-----James Madison

This is a relevant quote when one ponders on his or her chances of being elected to any local, state, or federal office. It would be a task that would require what only a tiny minority of people have: Charm, good looks, money, no major skeletons in the closet, and a supporting spouse. And we know that some of the most infamous criminals in history possess these very attributes.

The important point, the relevant point that Madison was suggesting is precisely this: If members of the democratic polity feel that they will never have a chance to serve the Republic, then they will either quit on it or slavishly support it like a love-sick puppy. In either case, the Republic falls or we should say, fails, and by the time the people are alert it is too late. Too late. What a horrendous thought at this stage of the game.

And the lack of outrage among the people tells my gut it is too late. The people are busy betting on games, going to Indian casino's, laying down the tracks of treachery for some slight twenty years ago, laughing at life, trying to avoid the confrontation that will make them feel small and dozens of other things. They feel the Republic is not theirs so they have lost interest. And this is much more catastrophic then Iraq.

It's likely that America will start to resemble the Europe that emerged out of the medieval period, after the Crusades. Once Europe was a Power the social relations froze and weren't thawed until the democratic revolutions. And it was much more democratic in those days in this sense: Those in power understood that their power was dependent on the working of all other parts of the society. Now, the powerful have no such illusion. They have no such connection.

That, of course, is only one aspect of it. Many people do run at the lower ends of the Republic. You might even say that the lower ends of the Republic, save it. That would be saying a lot. But, when I see a housewife, for instance, or a middle-class store owner on the city council or on a county board, it makes things seem plausible. Yes, often the housewife or the business owner are indicted for corruption, but more often they are doing the work of the people. A local board or city council can see with their eyes what the problems are. There are too many homeless people or traffic is in gridlock, or sections of the city are dying for lack of money. Most local politicians and people can see, smell, hear, and taste the problems that surround them. How is this possible in a huge nation-state like this?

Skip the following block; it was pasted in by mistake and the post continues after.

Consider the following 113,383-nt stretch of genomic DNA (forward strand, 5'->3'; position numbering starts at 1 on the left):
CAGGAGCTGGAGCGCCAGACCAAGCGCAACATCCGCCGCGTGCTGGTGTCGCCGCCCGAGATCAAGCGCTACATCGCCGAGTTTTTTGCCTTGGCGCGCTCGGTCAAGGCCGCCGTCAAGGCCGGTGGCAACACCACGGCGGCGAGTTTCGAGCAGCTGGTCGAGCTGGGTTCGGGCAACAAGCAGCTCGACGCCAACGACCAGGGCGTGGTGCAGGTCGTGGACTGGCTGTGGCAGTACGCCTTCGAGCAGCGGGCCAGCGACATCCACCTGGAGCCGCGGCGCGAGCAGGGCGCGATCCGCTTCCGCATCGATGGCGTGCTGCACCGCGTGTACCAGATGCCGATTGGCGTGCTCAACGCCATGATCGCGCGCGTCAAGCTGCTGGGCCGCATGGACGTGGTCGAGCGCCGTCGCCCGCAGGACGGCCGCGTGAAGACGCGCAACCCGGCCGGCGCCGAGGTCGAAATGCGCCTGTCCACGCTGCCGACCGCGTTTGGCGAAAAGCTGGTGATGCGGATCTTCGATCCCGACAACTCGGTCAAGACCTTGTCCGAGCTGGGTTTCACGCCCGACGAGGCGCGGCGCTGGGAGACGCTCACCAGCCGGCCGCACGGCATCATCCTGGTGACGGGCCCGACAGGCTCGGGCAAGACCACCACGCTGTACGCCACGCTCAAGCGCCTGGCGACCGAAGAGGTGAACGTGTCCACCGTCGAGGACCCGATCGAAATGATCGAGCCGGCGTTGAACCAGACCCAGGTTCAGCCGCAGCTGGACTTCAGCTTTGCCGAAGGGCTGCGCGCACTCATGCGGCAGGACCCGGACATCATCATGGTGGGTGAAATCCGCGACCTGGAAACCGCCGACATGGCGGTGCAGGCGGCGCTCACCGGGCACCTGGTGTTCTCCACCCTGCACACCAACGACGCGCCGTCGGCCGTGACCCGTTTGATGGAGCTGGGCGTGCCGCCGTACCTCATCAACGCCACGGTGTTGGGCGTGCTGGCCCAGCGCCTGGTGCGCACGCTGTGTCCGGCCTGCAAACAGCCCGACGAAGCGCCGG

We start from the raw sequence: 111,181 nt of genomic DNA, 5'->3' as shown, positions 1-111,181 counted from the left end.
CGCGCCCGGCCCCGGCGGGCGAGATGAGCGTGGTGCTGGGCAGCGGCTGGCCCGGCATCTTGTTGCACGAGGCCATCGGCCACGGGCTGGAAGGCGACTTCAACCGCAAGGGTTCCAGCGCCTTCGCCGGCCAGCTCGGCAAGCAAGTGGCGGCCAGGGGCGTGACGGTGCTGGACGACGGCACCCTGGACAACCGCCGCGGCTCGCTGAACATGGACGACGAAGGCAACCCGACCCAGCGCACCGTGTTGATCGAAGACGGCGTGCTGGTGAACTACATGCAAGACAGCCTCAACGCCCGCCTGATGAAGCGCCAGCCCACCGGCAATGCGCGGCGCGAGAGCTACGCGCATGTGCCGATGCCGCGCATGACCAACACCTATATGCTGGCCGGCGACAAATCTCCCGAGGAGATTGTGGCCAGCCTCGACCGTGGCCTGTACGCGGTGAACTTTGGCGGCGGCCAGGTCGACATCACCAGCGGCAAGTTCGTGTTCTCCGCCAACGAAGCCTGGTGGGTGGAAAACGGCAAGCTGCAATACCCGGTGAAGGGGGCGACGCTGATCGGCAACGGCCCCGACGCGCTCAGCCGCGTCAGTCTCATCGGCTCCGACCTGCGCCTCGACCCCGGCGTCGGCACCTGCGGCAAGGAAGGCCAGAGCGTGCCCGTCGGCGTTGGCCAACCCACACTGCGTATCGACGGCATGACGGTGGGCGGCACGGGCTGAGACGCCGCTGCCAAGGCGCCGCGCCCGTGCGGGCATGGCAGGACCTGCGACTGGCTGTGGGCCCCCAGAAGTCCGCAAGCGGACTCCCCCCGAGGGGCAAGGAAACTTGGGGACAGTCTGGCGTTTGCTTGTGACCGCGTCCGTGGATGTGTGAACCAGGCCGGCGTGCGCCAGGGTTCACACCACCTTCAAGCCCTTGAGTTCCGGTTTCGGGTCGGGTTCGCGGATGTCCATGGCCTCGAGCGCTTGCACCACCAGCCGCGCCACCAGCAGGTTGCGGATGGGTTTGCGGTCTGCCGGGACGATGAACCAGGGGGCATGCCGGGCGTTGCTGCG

Since most of the problems at the federal level are too complex for even those elected to high office; especially those elected to high office, we rely on experts and scholars to tell us what is wrong. This is one thing the framers of the Constitution did not foresee. They figured human beings have an instinct to solve problems because everyone lived in close proximity to everyone else. This is hardly the case now and one reason why people, at large, seek some form of community through the internet or television; something, anything to connect them to a representation of the society that claims them. So, on the one hand, incredible mediation at the expert level between the citizen and the politician and on the other huge fabricated communities through which the people are fed an incredible array of pap. This, I would say, is an awful disconnect that results in the corruption of the system as a whole.

Many people assume we live in an oligarchy. Some prefer it as long as their lives are good. But, it will only be a matter of time before the oligarchy lives at the expense of the people and while they have stupendous Roman holidays, the people wallow in a degraded life.

We are still in the habit of comparing our lives with less robust economies and, in fact, "the way they lived in history." This is not the thing to do. A citizen should live in the utter present and compare his life to the richest life and poorest life and see where life connects between them.